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Year-End Message from the Chief Superintendent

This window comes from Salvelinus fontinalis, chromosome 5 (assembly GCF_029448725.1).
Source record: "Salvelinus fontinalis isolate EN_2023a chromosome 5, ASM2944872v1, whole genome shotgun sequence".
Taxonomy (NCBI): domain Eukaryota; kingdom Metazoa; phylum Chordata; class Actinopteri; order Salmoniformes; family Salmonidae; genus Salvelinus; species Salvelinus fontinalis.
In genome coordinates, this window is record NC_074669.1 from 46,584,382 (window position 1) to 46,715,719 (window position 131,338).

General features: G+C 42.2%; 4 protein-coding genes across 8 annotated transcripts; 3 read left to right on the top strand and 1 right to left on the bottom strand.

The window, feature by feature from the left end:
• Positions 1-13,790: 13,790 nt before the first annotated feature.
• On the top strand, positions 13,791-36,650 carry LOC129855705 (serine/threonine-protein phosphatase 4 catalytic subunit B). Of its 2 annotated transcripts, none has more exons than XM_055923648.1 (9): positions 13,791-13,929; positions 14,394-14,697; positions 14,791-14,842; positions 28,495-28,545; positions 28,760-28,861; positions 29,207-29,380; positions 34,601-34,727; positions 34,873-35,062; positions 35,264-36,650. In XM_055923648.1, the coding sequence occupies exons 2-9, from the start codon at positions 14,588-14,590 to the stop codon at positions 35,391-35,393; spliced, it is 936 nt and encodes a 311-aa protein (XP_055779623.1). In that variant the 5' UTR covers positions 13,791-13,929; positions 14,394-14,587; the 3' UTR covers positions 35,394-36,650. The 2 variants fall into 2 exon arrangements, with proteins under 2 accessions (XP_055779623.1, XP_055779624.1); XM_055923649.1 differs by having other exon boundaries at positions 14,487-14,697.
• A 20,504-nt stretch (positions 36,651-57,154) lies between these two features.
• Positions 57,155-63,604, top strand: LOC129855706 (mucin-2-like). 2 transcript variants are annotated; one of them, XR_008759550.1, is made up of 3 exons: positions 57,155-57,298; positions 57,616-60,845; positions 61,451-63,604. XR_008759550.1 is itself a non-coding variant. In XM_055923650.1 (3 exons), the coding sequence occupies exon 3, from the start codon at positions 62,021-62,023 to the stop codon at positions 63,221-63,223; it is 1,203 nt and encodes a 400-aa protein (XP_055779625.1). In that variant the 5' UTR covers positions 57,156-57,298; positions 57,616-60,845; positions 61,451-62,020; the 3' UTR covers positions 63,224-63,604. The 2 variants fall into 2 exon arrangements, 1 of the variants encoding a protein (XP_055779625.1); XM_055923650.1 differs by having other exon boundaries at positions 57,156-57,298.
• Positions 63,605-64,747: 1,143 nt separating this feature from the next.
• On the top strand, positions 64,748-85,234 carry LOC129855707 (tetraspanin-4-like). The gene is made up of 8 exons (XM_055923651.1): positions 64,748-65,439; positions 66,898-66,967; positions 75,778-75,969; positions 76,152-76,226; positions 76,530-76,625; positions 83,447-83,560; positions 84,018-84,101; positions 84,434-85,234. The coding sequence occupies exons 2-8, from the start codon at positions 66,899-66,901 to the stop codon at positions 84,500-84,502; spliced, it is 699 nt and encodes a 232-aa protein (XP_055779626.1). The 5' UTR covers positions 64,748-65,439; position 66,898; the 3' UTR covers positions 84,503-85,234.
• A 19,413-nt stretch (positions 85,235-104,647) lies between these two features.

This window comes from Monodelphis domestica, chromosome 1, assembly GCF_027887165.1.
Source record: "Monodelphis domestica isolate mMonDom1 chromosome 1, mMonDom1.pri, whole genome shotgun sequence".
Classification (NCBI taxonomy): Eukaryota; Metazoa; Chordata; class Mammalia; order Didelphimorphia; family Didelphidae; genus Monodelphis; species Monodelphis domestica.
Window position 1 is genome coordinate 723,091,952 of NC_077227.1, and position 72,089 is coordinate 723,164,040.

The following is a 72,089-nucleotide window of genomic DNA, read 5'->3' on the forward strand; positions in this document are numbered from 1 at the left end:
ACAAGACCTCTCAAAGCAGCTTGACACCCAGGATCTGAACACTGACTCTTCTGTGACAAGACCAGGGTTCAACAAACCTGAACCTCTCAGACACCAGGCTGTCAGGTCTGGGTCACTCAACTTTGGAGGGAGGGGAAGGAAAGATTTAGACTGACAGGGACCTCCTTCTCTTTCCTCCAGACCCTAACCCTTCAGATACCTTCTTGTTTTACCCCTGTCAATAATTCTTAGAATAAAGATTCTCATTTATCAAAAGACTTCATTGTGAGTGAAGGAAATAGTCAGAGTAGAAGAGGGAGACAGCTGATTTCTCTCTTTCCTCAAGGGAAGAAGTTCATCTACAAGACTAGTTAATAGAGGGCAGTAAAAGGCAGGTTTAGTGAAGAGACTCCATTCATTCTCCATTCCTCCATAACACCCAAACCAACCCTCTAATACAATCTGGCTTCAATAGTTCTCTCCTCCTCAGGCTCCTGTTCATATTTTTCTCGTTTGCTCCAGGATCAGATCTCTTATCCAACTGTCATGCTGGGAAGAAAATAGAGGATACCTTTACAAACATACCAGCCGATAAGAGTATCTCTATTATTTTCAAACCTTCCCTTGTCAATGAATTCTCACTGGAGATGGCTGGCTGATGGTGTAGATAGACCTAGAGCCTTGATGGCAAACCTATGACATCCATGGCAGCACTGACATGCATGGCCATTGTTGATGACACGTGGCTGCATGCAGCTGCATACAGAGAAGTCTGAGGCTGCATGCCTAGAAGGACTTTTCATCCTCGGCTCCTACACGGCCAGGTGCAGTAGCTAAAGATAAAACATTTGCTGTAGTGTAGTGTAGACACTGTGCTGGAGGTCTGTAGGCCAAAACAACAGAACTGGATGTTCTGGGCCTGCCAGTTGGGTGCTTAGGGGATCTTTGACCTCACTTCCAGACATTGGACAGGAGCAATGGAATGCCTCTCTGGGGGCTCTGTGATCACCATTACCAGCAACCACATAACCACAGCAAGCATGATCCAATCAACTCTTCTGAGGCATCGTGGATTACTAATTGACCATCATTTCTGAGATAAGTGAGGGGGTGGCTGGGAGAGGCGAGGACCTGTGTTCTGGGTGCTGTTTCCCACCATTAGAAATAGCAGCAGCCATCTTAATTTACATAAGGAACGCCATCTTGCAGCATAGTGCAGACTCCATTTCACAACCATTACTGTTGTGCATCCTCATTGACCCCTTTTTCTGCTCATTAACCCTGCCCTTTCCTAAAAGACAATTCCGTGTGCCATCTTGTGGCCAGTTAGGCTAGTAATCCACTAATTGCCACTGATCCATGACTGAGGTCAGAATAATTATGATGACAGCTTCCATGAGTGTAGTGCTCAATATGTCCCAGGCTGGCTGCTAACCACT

While June is an exciting final month of learning together, it has also been a heavy month of truth in Canada. The discovery of 215 children found buried at Kamloops Indian Residential School was quickly been followed by the discovery of other unmarked graves at now defunct residential schools across Canada. As mentioned in our last administrator message, students feel strongly about this news and have responded by wearing orange, expressing their feelings through art, and communicating a desire to learn and know more.During June, Canada's National Indigenous History Month, EMJ students and staff have actively worked to renew our commitment towards developing our own foundational knowledge about residential schools. As with all learning, teachers are thoughtful that our conversations are developmentally appropriate and respectful of the personal connections many our students and families hold in their hearts.Thomas King has taught us, “The truth about stories is, that's all we are". With this in mind, story continues to bring us together to guide EMJ's Commitment to Truth and Reconciliation and develop our shared capacity for intercultural understanding, empathy and respect. June has been a time for EMJ students to learn through story to honor Canada's Indigenous History in different ways.Grade one students have been learning about the history of story and understanding the importance of oral storytelling. They are developing understanding about why stories are told many times and that stories themselves are meant to teach. Students continue to reflect on the lessons they learn from Indigenous stories shared orally, within favourite picture books, episodes from the animated series Wapos Bay, and through throat singing and art. One student shared, “I learned I can't just think about me… I need to think about everyone." Grade six students continue their regular Song of the Week analysis, looking closely at the lyrics from different songs. Most recently they have engaged in deep reading of the lyrics from the song “The Stranger" by Gord Downie. Students reflected on what the words mean to them and annotated the song lyrics, sharing thoughtful inferences helping them think about the lasting impact of residential schools in deep and meaningful ways. Grade four students also spent time this month looking at stories expressed through song and art. The song “WE WON'T FORGET YOU" written, recorded and filmed with students from Sk'elep School of Excellence in Kamloops, British Columbia brought messages of truth and hope into their classroom conversations. These examples are just a brief window into the learning that is part of EMJ's Commitment to Action for Truth and Reconciliation. We continue our collective commitment towards developing understanding of and taking actionable steps recommended in the The Truth and Reconciliation Commission of Canada's Calls to Action. We will be recognizing National Indigenous Peoples Day on Monday, June 21 and Aboriginal Awareness Week in Calgary from June 21 – 25 as we commit to walking this path, in and through stories, together.